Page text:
- The Washington Times - Sunday, November 24, 2002

DANA POINT, Calif. The Bush administration has come under fire from the governor of South Dakota, who says that the government needs to be more aggressive in making its smallpox vaccine stockpile available to the public in anticipation of a terrorist attack.
With military action against Iraq looming on the horizon, Gov. Bill Janklow at a meeting of Republican governors asked Health and Human Services Secretary Tommy G. Thompson why the federal government has not begun sending at least a part of its smallpox vaccine stockpile to the states to begin inoculations immediately in advance of expected terrorist attacks.
Mr. Thompson told the governors that the vaccine stockpile was for use in the event of an attack, not in anticipation of such an attack.
Mr. Thompson, a former Wisconsin governor, said that much of the smallpox vaccine was awaiting federal approval for use, and that the earliest delivery to the states would be December 2003.
The governors, assembled for the Republican Governors Association's (RGA) annual conference this weekend, shared their security concerns with Mr. Thompson.
As a war with Iraq looms and with it heightened expectations of terrorism against the United States, the RGA showed its concern by devoting the opening plenary session to preparations for dealing with terrorist attacks.
Mr. Thompson urged the governors to get their plans for immunization against smallpox to him as soon as possible. "We're going to be able to immunize every man, woman and child in America, usually on a voluntary basis, but there has to be a plan.
"You can imagine, if we do go to war in Iraq, and there is some kind of smallpox epidemic, all of you are going to be held responsible if you are not prepared," Mr. Thompson warned.
But Mr. Janklow, who is leaving the governorship and won election to the U.S. House on Nov. 5, said, "All of us here were made aware of the crash basis on which the administration decided to move on smallpox."
He said 70 percent of the people exposed to the smallpox virus in the event of a bioterror attack will contract the disease, and 30 percent will die. There is no cure after the first three to five days, unless the vaccination is administered.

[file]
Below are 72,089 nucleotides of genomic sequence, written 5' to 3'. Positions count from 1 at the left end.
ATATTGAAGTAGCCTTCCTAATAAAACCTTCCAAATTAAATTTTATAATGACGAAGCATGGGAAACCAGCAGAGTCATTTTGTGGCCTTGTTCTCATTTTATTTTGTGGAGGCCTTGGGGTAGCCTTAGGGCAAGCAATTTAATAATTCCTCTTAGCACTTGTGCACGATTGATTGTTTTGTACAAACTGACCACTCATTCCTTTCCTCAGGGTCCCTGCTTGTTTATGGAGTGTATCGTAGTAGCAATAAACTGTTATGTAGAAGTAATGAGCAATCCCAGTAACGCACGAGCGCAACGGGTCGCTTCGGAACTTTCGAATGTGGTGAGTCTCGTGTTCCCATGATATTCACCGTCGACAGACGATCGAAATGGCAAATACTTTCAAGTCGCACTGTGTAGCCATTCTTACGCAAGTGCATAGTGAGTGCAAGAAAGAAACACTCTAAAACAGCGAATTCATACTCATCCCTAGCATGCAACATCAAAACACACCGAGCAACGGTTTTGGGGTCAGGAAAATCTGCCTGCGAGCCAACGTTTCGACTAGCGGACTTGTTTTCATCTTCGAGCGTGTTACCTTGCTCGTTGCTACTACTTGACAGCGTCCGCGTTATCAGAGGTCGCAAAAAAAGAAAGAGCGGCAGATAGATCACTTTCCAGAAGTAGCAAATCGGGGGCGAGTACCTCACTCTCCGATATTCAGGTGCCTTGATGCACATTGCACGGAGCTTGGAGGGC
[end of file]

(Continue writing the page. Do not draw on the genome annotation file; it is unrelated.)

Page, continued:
Without mentioning Iraq, Mr. Janklow said the Bush administration is privy to information about what countries possess stockpiles of the smallpox virus and might use it against the United States.
"You know where it is, you know who has it," he told several representatives of the Bush administration. "And you've created 290 million doses of smallpox vaccine on a crash basis. Now the rhetoric is going around about how people don't want it."
Mr. Janklow said the quicker the federal government "moves to make it available, the more surprised you'll be how many places there are in America where most of the people will get the shots."
Mr. Janklow argued that the time to give the vaccine should be before, not after, a bioterrorist attack.
Mr. Thompson responded by saying that one reason for the delay in administering vaccines is that the government has 75 million doses not yet licensed by the Food and Drug Administration.
He said that some of the side effects of the vaccine include inflammation of the brain, physical disfigurement and even death.
"This vaccine is very potent, and in order to do this," Mr. Thompson said, "we have to get an antidote. We have some of it, not enough, but will have enough shortly."
He said the president has to make a decision about "how to vaccinate all the health care workers, the first responders, police and firemen or everybody who wants to get it."
"But right now we do not have a licensed vaccine, and it is our position that we'd like to have the FDA approval, the safety approval, before those vaccines are given out to the American public."
He said 80 percent of the governors already had forwarded bioterrorism spending plans to Washington and received a share of the $1.1 billion his department set aside for help in bioterrorism defense.
"And we'll get another $1.5 billion, as soon as Congress appropriates the money," Mr. Thompson said.


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